12. 12. !12@SinCoESG I sincosinco.com I info@sincosinco.com Contemporary ESG issues for global mining 1. LICENSE TO OPERATE. Social licenses to operate, obtained through community engagement and sustainability management, are ever more essential to mining companies’ ability to run a successful mine. 2. NO EASY OPERATIONS. The industry is faced with many tough decisions. Management at many companies must choose between layoffs or profits. Others are forced to choose between ramping up production of low grade mines – the result could mean higher carbon emissions, wastes, and costs - or move operations deeper into regions with high uncertainty due to risks of corruption, social changes, or sensitive environments that can block projects from going forward. 3. DE FACTO REGULATIONS. The increasingly scarce high grade projects are also often in regions where safety and environmental standards need to be drastically upgraded to meet international standards. Poor social and environmental performances also significantly raise risks of resource nationalization and higher payment demands. 4. CAN ROBOTS MINE? Labor cost inflation reaches double digits for many companies and diminishes long term confidence that high margin mines in areas of unrest will remain strong investments. Mining companies face additional risks of cost hikes through increased regulatory pressure, expanding carbon regulations, and higher costs for energy and supplies SOURCE: MSCI ESG Mining Sector report, February 2013; Old Mutual Investment Group South Africa, 2013.
  13. 13. Investment in Zimbabwe? From why to how !13@SinCoESG I sincosinco.com I info@sincosinco.com PHOTOCREDIT: ZCC, 2011
  14. 14. * of total number of listed companies in country Total Companies Covered by Country 4036322824201612840 United States 3,369 (26.1%*) Canada 292 (6.6%*) Japan 1,779 (47.8%*) UK 341 (17.9%*) Australia 308 (15.5%*) Brazil 121 (28.4%*) China 1,081 (32.8%*) Mexico 41 (28.5%*) Russia 48 (3.8%*) South Africa 114 (28.2%*) Chile 23 (10.1%*) Italy 59 (19.0%*)Spain 50 (24.9%*) France 111 (8.9%*) Germany 109 (8.0%*) India 690 (17.1%*) Sweden 68 (12.6%*) Malaysia 69 (7.1%*) New Zealand 16 (10.9%*) S. Korea 244 (12.4%*) 03/27/2013Data as of + Increasing quantity and quality of ESG ratings coverage But differentiated ratings for E vs S vs G , country averages aggregate leaders/laggards. !14 SOURCE: Total companies ESG coverage = 10,315. E=4,328/S=5,431/G=10,296. Bloomberg ESG, by permission, April 2013.
  15. 15. //ESGonBloomberg PEER ANALYSIS !15 Investors can compare a company against its peers on “Efficiency”. For example, GHG emission per sales rather than absolute emissions. All rights reserved. Bloomberg Professional Service
  16. 16. !16@SinCoESG I sincosinco.com I info@sincosinco.com Investing beyond regulations PROPARCO 2012 report on Private Equity investments in real economy. "Committed to promoting the highest environmental and social standards". EUR2.6bn, up 24% vs 2010. 1. People connected to telcoms 2. Jobs created 3. Pollution behaviour and reductions in greenhouse gases 4. Increased taxes paid 5. Access to finance 6. Projects improving environment and society 7. Shipping tons
  17. 17. !17@SinCoESG I sincosinco.com I info@sincosinco.com Key messages • GROWTH MARKETS. The business case for investing in global emerging markets. Accessing growth via global majors versus local majors, investments accessible in local or foreign jurisdictions. • INVESTOR INITIATIVES. Emergence of voluntary investor initiatives as hybrid between hard rules (direct laws and regulations) and soft rules (moral suasion, stakeholder pressure). • COLLABORATIVE. Pension fund investment happens within a broader investment ecosystem. To increase pipeline of investment opportunities, to increase precision of due diligence, to spread risks in the deal, pension funds are co-investing leveraging DFI capital. • GROW CREDIBILITY. Building credibility and authenticity. Growth markets have high relational component, making trust earned through relationships critical to investment confidence and conviction.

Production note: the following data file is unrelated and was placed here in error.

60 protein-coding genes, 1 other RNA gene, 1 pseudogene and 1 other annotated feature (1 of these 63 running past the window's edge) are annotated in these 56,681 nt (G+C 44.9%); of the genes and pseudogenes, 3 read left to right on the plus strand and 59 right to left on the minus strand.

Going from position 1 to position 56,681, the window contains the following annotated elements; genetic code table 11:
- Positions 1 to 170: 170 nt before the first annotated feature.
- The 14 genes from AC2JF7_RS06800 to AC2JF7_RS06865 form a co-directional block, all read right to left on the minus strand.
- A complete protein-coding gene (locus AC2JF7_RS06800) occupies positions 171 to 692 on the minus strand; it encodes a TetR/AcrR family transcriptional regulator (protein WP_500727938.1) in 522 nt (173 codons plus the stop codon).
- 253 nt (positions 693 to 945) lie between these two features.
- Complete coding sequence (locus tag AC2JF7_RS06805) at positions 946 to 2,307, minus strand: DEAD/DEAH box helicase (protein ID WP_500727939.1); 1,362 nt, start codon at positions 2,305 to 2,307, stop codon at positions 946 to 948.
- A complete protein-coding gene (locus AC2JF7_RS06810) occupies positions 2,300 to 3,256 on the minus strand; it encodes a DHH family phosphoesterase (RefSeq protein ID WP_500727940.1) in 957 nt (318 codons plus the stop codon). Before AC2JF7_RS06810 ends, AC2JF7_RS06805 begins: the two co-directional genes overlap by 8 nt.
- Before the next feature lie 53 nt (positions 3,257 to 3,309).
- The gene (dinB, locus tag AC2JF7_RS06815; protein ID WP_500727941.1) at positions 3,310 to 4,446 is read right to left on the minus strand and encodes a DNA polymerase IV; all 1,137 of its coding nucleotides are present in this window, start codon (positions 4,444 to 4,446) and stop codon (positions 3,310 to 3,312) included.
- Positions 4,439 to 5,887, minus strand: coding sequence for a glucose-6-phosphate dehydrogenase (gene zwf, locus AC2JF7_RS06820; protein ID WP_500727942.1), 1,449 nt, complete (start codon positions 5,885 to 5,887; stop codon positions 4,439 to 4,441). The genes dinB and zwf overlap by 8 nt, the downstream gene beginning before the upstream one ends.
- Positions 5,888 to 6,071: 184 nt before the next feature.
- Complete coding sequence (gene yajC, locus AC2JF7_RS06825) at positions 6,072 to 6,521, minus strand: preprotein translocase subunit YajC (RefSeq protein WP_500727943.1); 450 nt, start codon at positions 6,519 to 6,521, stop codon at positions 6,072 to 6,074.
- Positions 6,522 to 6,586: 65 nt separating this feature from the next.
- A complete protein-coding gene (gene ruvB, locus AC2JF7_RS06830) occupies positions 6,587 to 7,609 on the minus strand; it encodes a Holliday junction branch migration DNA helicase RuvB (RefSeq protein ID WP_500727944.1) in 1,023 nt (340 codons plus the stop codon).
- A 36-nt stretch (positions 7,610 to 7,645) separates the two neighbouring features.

18. 18. sustainable investment consulting !18 • SinCo - sustainable investment consulting - is a specialist sustainable investment advisory boutique. We have no other focus, we have no conflicts of interest. We build investment conviction and competence using ESG factors in investment systems. • SinCo has a track record of building hard answers to tough questions in sustainable investment. Our clients are institutional investors, UN agencies and international NGOs, and stock exchanges. • SinCo projects have included designing sustainability indexes, expanding portfolio research on ESG factors, and designing ESG architecture across asset classes. www.sincosinco.com @SinCoESG info@sincosinco.com
  19. 19. sustainable investment consulting !19 DISCLAIMER This ESG research by SinCo includes funds, firms and initiatives that may be clients of SinCo, or the parent of, or affiliated with, a client of SinCo. SinCo ESG research reports, articles and profiles have not been submitted to, nor received approval from, the United States Securities and Exchange Commission or any other regulatory body. While we have exercised due care in compiling the information, we make no warranty, express or implied, regarding the accuracy, completeness or usefulness of the information and assume no liability with respect to the consequences of relying on the information for investment or other purposes. In particular, SinCo ESG research is not intended to constitute an offer, solicitation or advice to buy or sell securities. Without limiting any of the foregoing and to the maximum extent permitted by law, in no event shall SinCo have any liability regarding any of the Information for any direct, indirect, special, punitive, consequential (including lost profits) or any other damages even if notified of the possibility of such damages. The foregoing shall not exclude or limit any liability that may not by applicable law be excluded or limited. www.sincosinco.com @SinCoESG info@sincosinco.com
  20. 20. About AfricaSIF.org Africa Sustainable Investment Forum is an independent, Pan-African, not- for-profit network, knowledgebase and advocate promoting investment in sustainable development across the continent. Launched in June 2010, the AfricaSIF.org Project is run by volunteers building a network of institutions and individuals promoting sustainable investment in Africa by investors in public, private and philanthropy sectors across asset classes, countries and stakeholders from our platform at www.africasif.org. !20